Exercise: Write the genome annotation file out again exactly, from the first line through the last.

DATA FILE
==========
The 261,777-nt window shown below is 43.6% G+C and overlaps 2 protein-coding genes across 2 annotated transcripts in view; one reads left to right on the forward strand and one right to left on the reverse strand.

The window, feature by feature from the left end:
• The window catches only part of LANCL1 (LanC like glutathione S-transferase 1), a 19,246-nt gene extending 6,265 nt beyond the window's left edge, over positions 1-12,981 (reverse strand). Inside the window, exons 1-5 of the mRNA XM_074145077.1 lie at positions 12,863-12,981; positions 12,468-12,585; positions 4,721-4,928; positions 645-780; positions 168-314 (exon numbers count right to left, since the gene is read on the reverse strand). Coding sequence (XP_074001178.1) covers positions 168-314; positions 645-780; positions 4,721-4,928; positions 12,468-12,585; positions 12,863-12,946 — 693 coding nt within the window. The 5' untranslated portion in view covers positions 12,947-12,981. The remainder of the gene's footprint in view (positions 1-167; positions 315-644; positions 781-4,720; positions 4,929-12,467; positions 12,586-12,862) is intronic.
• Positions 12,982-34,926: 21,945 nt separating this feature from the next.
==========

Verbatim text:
The 261,777-nt window shown below is 43.6% G+C and overlaps 2 protein-coding genes across 2 annotated transcripts in view; one reads left to right on the forward strand and one right to left on the reverse strand.

The window, feature by feature from the left end:
• The window catches only part of LANCL1 (LanC like glutathione S-transferase 1), a 19,246-nt gene extending 6,265 nt beyond the window's left edge, over positions 1-12,981 (reverse strand). Inside the window, exons 1-5 of the mRNA XM_074145077.1 lie at positions 12,863-12,981; positions 12,468-12,585; positions 4,721-4,928; positions 645-780; positions 168-314 (exon numbers count right to left, since the gene is read on the reverse strand). Coding sequence (XP_074001178.1) covers positions 168-314; positions 645-780; positions 4,721-4,928; positions 12,468-12,585; positions 12,863-12,946 — 693 coding nt within the window. The 5' untranslated portion in view covers positions 12,947-12,981. The remainder of the gene's footprint in view (positions 1-167; positions 315-644; positions 781-4,720; positions 4,929-12,467; positions 12,586-12,862) is intronic.
• Positions 12,982-34,926: 21,945 nt separating this feature from the next.